More than 60% of Medicare-eligible seniors say they’ve embraced technology more during the pandemic, according to a new survey from healthinsurance.com.
The website hosted an online survey for Americans 64 years old or above between July 20 and July 21, 2020, to gauge seniors’ use of technology, their lives during the pandemic, their Medicare plans and more. More than 1,000 seniors responded to the survey.
Seniors say they are using technology more than ever before for their healthcare, to stay informed, to communicate with friends and family, and for entertainment.
WHAT’S THE IMPACT?
The survey found that the overall use of telemedicine services among seniors increased 300% during the COVID-19 impact.
More than 40% of the respondents say they have used telemedicine since the start of the pandemic, with 30% saying they’ve used it once a month. Among the people who haven’t used telemedicine during the pandemic, 68% say it’s because they haven’t needed to.
Within the group that has used telemedicine, 28% monitor their health using a wearable, 43% would wear a device that helped maintain appropriate social distance during the COVID-19 pandemic and alerted others if they were too close, 34% order prescriptions from an online pharmacy, and 43% intend on using telemedicine once COVID-19 passes.
The survey also asked seniors about their Medicare usage and preferences. It found that 78% use the internet to research and understand Medicare options. Almost all (97%) say their doctor accepts Medicare, and 69% with a Medicare Advantage plan are happy with it.
About half of respondents believe that the age to be eligible for Medicare should be lowered to 60. Thirty-seven percent think seniors who have a Medicare Advantage plan and who contract COVID-19 are getting better care, and 26% intend to switch from Medicare to a Medicare Advantage plan in the next enrollment period.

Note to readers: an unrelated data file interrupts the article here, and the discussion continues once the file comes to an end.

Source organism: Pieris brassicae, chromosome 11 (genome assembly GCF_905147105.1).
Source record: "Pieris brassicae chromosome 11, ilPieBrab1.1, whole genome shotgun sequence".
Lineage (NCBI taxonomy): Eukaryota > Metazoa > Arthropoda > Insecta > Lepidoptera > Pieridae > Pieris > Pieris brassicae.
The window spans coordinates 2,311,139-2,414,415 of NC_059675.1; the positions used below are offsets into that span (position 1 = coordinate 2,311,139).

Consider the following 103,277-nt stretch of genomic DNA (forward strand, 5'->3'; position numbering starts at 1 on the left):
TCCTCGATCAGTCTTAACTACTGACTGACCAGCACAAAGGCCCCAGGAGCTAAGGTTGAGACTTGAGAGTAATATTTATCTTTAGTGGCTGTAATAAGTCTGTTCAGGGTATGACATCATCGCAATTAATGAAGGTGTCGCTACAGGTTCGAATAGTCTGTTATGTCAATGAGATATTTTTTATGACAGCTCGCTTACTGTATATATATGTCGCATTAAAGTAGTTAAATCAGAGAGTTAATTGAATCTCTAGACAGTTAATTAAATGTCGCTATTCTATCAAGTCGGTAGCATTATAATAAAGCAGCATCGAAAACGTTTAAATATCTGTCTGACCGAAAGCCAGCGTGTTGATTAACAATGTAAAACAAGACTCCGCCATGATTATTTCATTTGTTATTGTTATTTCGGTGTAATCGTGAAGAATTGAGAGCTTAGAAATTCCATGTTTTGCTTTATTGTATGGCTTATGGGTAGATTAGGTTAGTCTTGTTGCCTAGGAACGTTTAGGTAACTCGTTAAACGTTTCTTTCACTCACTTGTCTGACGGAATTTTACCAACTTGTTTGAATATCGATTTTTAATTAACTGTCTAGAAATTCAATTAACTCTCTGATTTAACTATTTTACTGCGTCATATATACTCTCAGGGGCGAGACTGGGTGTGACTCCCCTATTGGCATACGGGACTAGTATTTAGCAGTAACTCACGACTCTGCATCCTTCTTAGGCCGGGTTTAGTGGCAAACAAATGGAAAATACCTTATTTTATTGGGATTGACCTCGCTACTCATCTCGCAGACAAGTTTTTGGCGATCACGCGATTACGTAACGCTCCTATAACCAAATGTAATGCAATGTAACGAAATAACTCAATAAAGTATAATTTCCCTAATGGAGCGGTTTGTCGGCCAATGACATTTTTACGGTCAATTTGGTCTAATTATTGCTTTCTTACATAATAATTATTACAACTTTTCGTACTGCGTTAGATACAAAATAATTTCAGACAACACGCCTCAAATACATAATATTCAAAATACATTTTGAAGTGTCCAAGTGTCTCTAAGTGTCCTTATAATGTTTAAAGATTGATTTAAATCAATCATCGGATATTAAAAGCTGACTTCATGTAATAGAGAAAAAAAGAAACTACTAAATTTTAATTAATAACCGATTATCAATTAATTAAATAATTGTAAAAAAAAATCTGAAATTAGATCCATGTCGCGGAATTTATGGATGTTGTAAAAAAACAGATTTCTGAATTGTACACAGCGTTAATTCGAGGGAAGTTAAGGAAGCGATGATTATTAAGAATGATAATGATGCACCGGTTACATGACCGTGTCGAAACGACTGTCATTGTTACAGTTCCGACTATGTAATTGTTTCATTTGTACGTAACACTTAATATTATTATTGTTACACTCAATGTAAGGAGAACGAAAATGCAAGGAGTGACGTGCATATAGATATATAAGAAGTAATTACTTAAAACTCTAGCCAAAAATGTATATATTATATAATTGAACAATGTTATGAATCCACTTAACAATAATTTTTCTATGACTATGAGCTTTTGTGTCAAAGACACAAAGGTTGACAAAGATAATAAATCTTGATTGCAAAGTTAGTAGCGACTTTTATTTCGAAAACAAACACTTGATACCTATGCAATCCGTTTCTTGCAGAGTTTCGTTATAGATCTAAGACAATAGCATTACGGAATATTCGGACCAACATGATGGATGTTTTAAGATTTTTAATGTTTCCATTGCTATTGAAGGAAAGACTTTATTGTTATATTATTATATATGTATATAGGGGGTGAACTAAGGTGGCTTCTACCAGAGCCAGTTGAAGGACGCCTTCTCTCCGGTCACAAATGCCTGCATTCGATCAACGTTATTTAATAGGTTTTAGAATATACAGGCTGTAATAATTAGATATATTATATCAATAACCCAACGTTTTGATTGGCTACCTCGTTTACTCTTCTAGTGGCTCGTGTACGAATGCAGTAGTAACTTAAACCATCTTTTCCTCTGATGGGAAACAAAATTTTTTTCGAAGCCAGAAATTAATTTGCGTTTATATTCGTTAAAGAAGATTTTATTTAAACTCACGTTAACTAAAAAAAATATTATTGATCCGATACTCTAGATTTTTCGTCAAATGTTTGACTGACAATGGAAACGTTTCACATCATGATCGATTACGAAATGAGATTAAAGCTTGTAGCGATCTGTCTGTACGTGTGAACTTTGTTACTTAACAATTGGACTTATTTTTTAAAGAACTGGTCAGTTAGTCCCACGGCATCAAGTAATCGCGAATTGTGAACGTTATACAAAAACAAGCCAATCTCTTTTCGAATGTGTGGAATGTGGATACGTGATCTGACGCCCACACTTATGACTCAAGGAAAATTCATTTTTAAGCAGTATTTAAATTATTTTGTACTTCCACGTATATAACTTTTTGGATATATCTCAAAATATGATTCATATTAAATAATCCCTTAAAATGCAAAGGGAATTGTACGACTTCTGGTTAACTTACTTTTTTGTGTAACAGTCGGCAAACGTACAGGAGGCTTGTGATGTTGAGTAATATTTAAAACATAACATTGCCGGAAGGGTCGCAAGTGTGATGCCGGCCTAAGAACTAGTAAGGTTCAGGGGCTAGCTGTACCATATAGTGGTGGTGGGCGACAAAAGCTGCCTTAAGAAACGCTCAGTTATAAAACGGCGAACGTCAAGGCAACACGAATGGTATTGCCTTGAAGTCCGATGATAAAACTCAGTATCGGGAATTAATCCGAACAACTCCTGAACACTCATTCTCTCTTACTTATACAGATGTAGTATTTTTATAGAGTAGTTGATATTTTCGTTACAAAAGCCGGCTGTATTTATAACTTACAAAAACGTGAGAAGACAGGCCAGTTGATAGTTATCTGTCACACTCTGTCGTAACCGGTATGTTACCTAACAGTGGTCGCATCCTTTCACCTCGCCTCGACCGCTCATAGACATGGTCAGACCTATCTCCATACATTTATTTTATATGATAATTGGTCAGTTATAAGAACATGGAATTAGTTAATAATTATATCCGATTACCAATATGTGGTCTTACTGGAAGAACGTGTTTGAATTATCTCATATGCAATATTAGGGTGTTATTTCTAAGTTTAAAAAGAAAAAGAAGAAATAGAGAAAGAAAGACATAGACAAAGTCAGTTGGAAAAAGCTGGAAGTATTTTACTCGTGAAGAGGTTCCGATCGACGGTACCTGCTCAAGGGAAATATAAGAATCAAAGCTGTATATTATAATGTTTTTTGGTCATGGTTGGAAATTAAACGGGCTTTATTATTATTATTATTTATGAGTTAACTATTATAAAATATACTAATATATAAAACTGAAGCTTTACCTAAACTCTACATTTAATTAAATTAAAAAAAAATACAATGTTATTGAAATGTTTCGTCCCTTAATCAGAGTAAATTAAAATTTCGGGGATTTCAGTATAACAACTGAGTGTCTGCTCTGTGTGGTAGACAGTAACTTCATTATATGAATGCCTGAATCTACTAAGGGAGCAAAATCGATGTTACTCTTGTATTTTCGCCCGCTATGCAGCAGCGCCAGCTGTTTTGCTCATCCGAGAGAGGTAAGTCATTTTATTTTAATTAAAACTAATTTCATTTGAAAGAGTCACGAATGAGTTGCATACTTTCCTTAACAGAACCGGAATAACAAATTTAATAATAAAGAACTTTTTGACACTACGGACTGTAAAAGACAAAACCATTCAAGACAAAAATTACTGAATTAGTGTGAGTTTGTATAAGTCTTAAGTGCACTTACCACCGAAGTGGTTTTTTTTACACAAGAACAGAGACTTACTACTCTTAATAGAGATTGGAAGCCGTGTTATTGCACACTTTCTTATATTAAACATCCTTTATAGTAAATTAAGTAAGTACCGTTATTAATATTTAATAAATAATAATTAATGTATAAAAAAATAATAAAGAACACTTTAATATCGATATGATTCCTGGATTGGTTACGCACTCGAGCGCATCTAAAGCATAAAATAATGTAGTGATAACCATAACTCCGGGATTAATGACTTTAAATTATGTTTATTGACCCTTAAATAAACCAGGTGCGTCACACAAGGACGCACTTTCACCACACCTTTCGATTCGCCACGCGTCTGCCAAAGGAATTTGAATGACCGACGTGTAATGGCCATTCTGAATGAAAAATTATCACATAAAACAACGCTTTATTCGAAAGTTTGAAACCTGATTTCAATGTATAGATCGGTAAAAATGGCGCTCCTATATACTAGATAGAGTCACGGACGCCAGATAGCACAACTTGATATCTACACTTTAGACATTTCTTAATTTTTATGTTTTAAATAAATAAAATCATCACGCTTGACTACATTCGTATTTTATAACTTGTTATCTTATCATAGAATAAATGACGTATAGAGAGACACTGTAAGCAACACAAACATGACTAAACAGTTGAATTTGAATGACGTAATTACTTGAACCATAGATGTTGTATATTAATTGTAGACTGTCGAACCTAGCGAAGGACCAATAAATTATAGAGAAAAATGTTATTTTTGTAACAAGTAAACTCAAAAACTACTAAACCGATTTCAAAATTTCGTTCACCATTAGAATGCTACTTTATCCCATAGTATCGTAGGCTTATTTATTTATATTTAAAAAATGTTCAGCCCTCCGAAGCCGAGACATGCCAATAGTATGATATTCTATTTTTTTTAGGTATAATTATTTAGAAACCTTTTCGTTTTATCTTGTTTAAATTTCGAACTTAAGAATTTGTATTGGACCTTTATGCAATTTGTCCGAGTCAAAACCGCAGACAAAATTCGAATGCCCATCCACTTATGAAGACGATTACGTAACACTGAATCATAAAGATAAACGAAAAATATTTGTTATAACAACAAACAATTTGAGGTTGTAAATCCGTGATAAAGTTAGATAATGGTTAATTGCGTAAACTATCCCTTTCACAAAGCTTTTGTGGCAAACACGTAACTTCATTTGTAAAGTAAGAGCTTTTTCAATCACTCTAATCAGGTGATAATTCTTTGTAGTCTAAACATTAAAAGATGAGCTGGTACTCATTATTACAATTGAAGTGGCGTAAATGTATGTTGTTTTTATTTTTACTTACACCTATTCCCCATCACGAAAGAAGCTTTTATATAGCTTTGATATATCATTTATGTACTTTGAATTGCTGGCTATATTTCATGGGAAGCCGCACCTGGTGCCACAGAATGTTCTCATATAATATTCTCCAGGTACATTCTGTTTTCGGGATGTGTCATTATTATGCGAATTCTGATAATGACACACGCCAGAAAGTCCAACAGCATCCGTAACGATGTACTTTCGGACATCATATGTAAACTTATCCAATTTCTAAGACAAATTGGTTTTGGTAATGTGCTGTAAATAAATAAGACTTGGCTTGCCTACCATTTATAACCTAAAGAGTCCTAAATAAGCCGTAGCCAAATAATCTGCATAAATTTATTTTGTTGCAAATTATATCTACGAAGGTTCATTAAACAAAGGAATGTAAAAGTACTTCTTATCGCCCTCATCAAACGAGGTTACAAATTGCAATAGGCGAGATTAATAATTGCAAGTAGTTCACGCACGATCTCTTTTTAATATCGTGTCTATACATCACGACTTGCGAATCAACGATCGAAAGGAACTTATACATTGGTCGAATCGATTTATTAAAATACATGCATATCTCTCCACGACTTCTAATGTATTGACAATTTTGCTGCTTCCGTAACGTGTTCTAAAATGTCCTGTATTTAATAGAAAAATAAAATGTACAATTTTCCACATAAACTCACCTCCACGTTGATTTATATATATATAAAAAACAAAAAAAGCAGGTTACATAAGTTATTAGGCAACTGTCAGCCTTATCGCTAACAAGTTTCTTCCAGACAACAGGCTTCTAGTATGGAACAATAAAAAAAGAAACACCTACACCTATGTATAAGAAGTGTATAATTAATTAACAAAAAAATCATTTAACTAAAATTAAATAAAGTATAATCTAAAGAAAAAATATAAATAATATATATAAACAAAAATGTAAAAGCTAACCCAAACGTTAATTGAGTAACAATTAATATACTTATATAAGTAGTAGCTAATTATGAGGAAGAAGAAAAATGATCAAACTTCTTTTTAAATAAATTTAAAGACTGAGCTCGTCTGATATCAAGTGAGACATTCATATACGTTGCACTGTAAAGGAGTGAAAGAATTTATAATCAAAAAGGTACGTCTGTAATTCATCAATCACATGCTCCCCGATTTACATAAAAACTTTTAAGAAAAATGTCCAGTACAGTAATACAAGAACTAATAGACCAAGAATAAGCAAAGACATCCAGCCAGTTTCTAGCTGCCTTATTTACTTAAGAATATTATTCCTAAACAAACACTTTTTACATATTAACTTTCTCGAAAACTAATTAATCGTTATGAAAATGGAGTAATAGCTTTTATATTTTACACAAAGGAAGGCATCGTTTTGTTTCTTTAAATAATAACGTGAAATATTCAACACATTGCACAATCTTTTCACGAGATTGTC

THE LARGER TREND
The COVID-19 has turned out to be the catalyst for the health industry to adopt new technology and telemedicine.
Between a slew of emergency use authorizations that allow for innovations in digital health, and social distance policies that create a boost in demand for telehealth services, more people and health systems are using technology than ever before.
For seniors, who make up one of the most vulnerable populations to get seriously ill from COVID-19, coming up with protective measures has been an important task. CarePredict rolled out a new set of contact-tracing tools designed for senior living facilities at the end of March. If a staff member or patient contracts COVID-19, the tool can identify where they were in the facility and alert regarding who they came in contact with.
Another major focus has been adopting technology to help seniors overcome loneliness and social isolation in the pandemic. Last week, SCAN Health Plan and Rally Health released an interactive digital platform for SCAN’s senior members. The platform offers seniors an online social community where they can interact with peers and share experiences.